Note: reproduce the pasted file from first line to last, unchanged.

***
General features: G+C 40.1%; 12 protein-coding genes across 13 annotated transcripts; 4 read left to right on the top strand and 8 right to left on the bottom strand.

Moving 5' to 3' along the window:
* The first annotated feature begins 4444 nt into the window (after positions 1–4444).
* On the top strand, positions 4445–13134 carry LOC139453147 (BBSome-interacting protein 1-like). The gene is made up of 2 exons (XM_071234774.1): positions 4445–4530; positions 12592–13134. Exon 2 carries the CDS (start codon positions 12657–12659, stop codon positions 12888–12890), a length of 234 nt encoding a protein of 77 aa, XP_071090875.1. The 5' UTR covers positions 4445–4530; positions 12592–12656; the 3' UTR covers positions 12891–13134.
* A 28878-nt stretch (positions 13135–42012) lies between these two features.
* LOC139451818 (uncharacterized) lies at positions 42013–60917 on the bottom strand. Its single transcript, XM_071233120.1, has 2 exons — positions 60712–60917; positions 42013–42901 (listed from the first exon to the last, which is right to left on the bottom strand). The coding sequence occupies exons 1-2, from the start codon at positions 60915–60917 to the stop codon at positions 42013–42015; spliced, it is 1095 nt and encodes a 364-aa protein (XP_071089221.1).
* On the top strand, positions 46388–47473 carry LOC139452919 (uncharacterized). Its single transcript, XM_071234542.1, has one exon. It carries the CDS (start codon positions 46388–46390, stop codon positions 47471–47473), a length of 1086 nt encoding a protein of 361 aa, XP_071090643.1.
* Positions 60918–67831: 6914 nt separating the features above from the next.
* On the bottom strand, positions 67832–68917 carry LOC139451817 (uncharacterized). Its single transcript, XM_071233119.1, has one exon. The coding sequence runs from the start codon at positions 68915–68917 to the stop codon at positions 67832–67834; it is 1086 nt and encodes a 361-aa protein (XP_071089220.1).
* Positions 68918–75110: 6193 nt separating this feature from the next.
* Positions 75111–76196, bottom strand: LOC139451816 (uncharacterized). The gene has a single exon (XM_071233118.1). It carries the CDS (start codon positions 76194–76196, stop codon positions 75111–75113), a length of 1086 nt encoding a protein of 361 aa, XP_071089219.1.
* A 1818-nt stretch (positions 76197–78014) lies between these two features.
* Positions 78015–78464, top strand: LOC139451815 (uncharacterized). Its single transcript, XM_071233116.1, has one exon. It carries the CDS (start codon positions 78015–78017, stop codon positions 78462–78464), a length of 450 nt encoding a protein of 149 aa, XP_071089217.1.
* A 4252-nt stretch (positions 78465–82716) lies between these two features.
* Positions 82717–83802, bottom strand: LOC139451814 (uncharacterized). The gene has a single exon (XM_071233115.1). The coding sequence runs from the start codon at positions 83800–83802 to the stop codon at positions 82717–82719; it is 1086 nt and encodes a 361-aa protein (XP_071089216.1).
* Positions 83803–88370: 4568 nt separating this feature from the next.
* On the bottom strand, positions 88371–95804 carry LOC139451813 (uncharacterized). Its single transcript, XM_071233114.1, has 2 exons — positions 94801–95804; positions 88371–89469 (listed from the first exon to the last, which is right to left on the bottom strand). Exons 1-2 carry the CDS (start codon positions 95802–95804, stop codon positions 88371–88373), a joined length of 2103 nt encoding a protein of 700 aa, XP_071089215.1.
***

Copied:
General features: G+C 40.1%; 12 protein-coding genes across 13 annotated transcripts; 4 read left to right on the top strand and 8 right to left on the bottom strand.

Moving 5' to 3' along the window:
* The first annotated feature begins 4444 nt into the window (after positions 1–4444).
* On the top strand, positions 4445–13134 carry LOC139453147 (BBSome-interacting protein 1-like). The gene is made up of 2 exons (XM_071234774.1): positions 4445–4530; positions 12592–13134. Exon 2 carries the CDS (start codon positions 12657–12659, stop codon positions 12888–12890), a length of 234 nt encoding a protein of 77 aa, XP_071090875.1. The 5' UTR covers positions 4445–4530; positions 12592–12656; the 3' UTR covers positions 12891–13134.
* A 28878-nt stretch (positions 13135–42012) lies between these two features.
* LOC139451818 (uncharacterized) lies at positions 42013–60917 on the bottom strand. Its single transcript, XM_071233120.1, has 2 exons — positions 60712–60917; positions 42013–42901 (listed from the first exon to the last, which is right to left on the bottom strand). The coding sequence occupies exons 1-2, from the start codon at positions 60915–60917 to the stop codon at positions 42013–42015; spliced, it is 1095 nt and encodes a 364-aa protein (XP_071089221.1).
* On the top strand, positions 46388–47473 carry LOC139452919 (uncharacterized). Its single transcript, XM_071234542.1, has one exon. It carries the CDS (start codon positions 46388–46390, stop codon positions 47471–47473), a length of 1086 nt encoding a protein of 361 aa, XP_071090643.1.
* Positions 60918–67831: 6914 nt separating the features above from the next.
* On the bottom strand, positions 67832–68917 carry LOC139451817 (uncharacterized). Its single transcript, XM_071233119.1, has one exon. The coding sequence runs from the start codon at positions 68915–68917 to the stop codon at positions 67832–67834; it is 1086 nt and encodes a 361-aa protein (XP_071089220.1).
* Positions 68918–75110: 6193 nt separating this feature from the next.
* Positions 75111–76196, bottom strand: LOC139451816 (uncharacterized). The gene has a single exon (XM_071233118.1). It carries the CDS (start codon positions 76194–76196, stop codon positions 75111–75113), a length of 1086 nt encoding a protein of 361 aa, XP_071089219.1.
* A 1818-nt stretch (positions 76197–78014) lies between these two features.
* Positions 78015–78464, top strand: LOC139451815 (uncharacterized). Its single transcript, XM_071233116.1, has one exon. It carries the CDS (start codon positions 78015–78017, stop codon positions 78462–78464), a length of 450 nt encoding a protein of 149 aa, XP_071089217.1.
* A 4252-nt stretch (positions 78465–82716) lies between these two features.
* Positions 82717–83802, bottom strand: LOC139451814 (uncharacterized). The gene has a single exon (XM_071233115.1). The coding sequence runs from the start codon at positions 83800–83802 to the stop codon at positions 82717–82719; it is 1086 nt and encodes a 361-aa protein (XP_071089216.1).
* Positions 83803–88370: 4568 nt separating this feature from the next.
* On the bottom strand, positions 88371–95804 carry LOC139451813 (uncharacterized). Its single transcript, XM_071233114.1, has 2 exons — positions 94801–95804; positions 88371–89469 (listed from the first exon to the last, which is right to left on the bottom strand). Exons 1-2 carry the CDS (start codon positions 95802–95804, stop codon positions 88371–88373), a joined length of 2103 nt encoding a protein of 700 aa, XP_071089215.1.